Reaching a championship like the FEI Dressage World Cup Final usually involves a partnership with a horse developed over many years – but not so for Sweden’s Patrik Kittel, who is in Leipzig riding a horse he has only ever taken to one previous show.
Unlike Isabell Werth for example, who has partnered her mare Weihegold OLD at top level for eight years, or Britain’s Lottie Fry, who has trained Dark Legend since he was a youngster, Patrik only took over the ride on Blue Hors Zepter in December 2021, and the World Cup Final is just his second show on the 14-year-old son of Blue Hors Zack. The pair made their debut outing together just a few weeks ago in Neumünster, Germany, with new FEI rules meaning horses only must compete in one World Cup qualifier to be eligible to compete at the final, as long as their rider has qualified.
Luckily, neither Patrik nor Zepter are new to the game – Patrik is one of the world’s most experienced grand prix riders, while Zepter was ridden very successfully at top level by Daniel Bachmann Andersen between 2018 and early 2020, before Daniel left his job at the Blue Hors stud. Patrik says he “loved Blue Hors Zepter since I saw him with Daniel many years ago”, but what does it take to perform at this level with a horse you barely know? After all, dressage is all about the bond forged between horse and rider, so what is it like coming to an event like the World Cup Final on a new horse?
“It is quite nerve-wracking,” admits Patrik, following his 74.66% short grand prix in Leipzig, which left him in seventh. “The horse knows this, I know this, but we still have to be together as a combination. I have to say, to go in and do what he did today was very impressive. Once we have done a couple more shows he will be better and better and then we will really climb up the ladder I think.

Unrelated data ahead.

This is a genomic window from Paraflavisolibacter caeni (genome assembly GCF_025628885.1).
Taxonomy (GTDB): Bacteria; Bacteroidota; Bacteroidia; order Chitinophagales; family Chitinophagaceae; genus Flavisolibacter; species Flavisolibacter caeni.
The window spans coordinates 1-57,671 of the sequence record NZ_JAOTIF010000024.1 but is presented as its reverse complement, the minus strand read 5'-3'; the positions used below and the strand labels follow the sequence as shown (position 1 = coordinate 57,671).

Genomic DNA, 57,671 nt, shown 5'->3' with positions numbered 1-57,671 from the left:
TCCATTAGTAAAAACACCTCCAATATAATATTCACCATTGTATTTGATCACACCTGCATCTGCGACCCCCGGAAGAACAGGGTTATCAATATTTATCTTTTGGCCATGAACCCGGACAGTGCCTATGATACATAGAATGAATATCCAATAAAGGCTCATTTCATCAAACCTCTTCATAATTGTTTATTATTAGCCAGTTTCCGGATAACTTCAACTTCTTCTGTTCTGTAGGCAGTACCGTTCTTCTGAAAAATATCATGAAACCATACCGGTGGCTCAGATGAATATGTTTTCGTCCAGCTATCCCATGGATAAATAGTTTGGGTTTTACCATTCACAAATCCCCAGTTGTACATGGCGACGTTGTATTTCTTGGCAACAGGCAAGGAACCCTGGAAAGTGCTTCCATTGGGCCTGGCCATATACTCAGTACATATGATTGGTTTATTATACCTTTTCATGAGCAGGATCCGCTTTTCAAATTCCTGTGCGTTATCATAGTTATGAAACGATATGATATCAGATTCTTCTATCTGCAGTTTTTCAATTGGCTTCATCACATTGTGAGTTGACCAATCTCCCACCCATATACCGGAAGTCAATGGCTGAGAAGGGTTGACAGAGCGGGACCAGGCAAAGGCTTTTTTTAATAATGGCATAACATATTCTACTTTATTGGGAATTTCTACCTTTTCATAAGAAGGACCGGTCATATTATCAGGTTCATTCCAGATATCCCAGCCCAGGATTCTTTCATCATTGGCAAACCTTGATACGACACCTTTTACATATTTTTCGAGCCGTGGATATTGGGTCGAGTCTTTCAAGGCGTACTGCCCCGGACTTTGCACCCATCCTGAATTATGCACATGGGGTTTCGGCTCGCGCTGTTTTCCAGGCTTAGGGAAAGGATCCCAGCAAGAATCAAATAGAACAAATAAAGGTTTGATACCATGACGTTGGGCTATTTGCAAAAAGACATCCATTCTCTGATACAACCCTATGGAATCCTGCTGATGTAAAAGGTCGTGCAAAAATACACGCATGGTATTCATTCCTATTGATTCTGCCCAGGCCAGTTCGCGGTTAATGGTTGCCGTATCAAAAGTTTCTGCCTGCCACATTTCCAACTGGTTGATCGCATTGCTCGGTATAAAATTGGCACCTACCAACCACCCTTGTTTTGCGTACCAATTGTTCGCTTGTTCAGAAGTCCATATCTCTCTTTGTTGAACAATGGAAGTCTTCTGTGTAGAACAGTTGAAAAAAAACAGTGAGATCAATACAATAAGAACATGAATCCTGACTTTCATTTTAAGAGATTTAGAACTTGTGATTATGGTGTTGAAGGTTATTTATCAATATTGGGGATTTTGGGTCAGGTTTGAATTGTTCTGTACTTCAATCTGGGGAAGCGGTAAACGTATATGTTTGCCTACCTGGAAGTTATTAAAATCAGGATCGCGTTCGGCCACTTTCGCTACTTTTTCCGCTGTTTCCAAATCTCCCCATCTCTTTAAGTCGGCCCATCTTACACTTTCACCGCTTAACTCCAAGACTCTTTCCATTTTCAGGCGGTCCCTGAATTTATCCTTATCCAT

“The horse is a sweetheart and I love riding him. I know that with horses, from the experience I have had that if they want to do it and they are with you they will get better, the percentage will get higher and eventually you will reach the top where you want to be, but you don’t do that in one show. You don’t do that in two shows; you do that in 10 shows. That’s where you know how much you need to warm up, how much you need to walk, how much to do of everything.”
Patrik explains that here in Leipzig, compared to in Neumünster, he has been doing more walking with Zepter in his warm-up and training sessions, and it seems to be paying off.
“It’s about constantly doing different things – trial and error,” he explained.
While Patrik has high hopes for Zepter, it is the 10-year-old Qatarback gelding Touchdown with whom he is targeting the dressage World Championships later this year in Herning, Denmark. The pair have been on great form, recently winning the grand prix at the Doha CDI5*.
“Touchdown has everything to be in the top five in Herning. I love that horse, he is unbelievable to ride,” says Patrik.
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